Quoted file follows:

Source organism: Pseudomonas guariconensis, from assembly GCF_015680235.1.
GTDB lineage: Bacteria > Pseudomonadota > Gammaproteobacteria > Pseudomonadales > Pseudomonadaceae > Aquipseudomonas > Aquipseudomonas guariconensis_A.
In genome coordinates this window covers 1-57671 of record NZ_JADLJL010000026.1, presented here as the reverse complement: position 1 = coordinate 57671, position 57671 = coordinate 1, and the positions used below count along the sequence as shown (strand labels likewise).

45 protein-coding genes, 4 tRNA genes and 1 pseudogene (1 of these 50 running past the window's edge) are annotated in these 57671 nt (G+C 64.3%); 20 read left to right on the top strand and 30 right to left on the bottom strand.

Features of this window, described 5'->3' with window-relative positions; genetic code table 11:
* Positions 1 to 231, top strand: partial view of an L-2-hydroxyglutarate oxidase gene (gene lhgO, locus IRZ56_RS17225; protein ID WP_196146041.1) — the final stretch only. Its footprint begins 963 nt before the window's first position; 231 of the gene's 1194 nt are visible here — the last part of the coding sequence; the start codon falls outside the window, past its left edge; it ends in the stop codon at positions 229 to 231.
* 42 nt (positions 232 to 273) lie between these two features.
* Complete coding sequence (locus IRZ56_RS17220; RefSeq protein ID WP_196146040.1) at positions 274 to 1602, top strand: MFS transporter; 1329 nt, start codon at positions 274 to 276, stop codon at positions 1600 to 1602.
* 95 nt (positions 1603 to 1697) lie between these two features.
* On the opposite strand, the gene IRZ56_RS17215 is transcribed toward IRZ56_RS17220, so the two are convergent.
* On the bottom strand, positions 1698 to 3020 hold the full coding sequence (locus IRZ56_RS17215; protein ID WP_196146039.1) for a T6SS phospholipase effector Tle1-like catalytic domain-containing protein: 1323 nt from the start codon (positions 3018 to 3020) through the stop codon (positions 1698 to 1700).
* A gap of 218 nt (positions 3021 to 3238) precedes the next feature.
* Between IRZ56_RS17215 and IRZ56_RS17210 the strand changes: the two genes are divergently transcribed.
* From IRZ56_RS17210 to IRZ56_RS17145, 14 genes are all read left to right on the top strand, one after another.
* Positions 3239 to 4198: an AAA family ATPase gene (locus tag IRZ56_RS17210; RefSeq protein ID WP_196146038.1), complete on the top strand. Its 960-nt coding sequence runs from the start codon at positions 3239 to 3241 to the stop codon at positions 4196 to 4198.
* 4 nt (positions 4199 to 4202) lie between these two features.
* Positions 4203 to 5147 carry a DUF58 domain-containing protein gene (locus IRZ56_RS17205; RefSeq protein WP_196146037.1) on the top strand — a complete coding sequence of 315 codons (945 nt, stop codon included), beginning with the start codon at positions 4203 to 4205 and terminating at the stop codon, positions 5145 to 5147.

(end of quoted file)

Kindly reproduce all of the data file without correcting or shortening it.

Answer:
Source organism: Pseudomonas guariconensis, from assembly GCF_015680235.1.
GTDB lineage: Bacteria > Pseudomonadota > Gammaproteobacteria > Pseudomonadales > Pseudomonadaceae > Aquipseudomonas > Aquipseudomonas guariconensis_A.
In genome coordinates this window covers 1-57671 of record NZ_JADLJL010000026.1, presented here as the reverse complement: position 1 = coordinate 57671, position 57671 = coordinate 1, and the positions used below count along the sequence as shown (strand labels likewise).

45 protein-coding genes, 4 tRNA genes and 1 pseudogene (1 of these 50 running past the window's edge) are annotated in these 57671 nt (G+C 64.3%); 20 read left to right on the top strand and 30 right to left on the bottom strand.

Features of this window, described 5'->3' with window-relative positions; genetic code table 11:
* Positions 1 to 231, top strand: partial view of an L-2-hydroxyglutarate oxidase gene (gene lhgO, locus IRZ56_RS17225; protein ID WP_196146041.1) — the final stretch only. Its footprint begins 963 nt before the window's first position; 231 of the gene's 1194 nt are visible here — the last part of the coding sequence; the start codon falls outside the window, past its left edge; it ends in the stop codon at positions 229 to 231.
* 42 nt (positions 232 to 273) lie between these two features.
* Complete coding sequence (locus IRZ56_RS17220; RefSeq protein ID WP_196146040.1) at positions 274 to 1602, top strand: MFS transporter; 1329 nt, start codon at positions 274 to 276, stop codon at positions 1600 to 1602.
* 95 nt (positions 1603 to 1697) lie between these two features.
* On the opposite strand, the gene IRZ56_RS17215 is transcribed toward IRZ56_RS17220, so the two are convergent.
* On the bottom strand, positions 1698 to 3020 hold the full coding sequence (locus IRZ56_RS17215; protein ID WP_196146039.1) for a T6SS phospholipase effector Tle1-like catalytic domain-containing protein: 1323 nt from the start codon (positions 3018 to 3020) through the stop codon (positions 1698 to 1700).
* A gap of 218 nt (positions 3021 to 3238) precedes the next feature.
* Between IRZ56_RS17215 and IRZ56_RS17210 the strand changes: the two genes are divergently transcribed.
* From IRZ56_RS17210 to IRZ56_RS17145, 14 genes are all read left to right on the top strand, one after another.
* Positions 3239 to 4198: an AAA family ATPase gene (locus tag IRZ56_RS17210; RefSeq protein ID WP_196146038.1), complete on the top strand. Its 960-nt coding sequence runs from the start codon at positions 3239 to 3241 to the stop codon at positions 4196 to 4198.
* 4 nt (positions 4199 to 4202) lie between these two features.
* Positions 4203 to 5147 carry a DUF58 domain-containing protein gene (locus IRZ56_RS17205; RefSeq protein WP_196146037.1) on the top strand — a complete coding sequence of 315 codons (945 nt, stop codon included), beginning with the start codon at positions 4203 to 4205 and terminating at the stop codon, positions 5145 to 5147.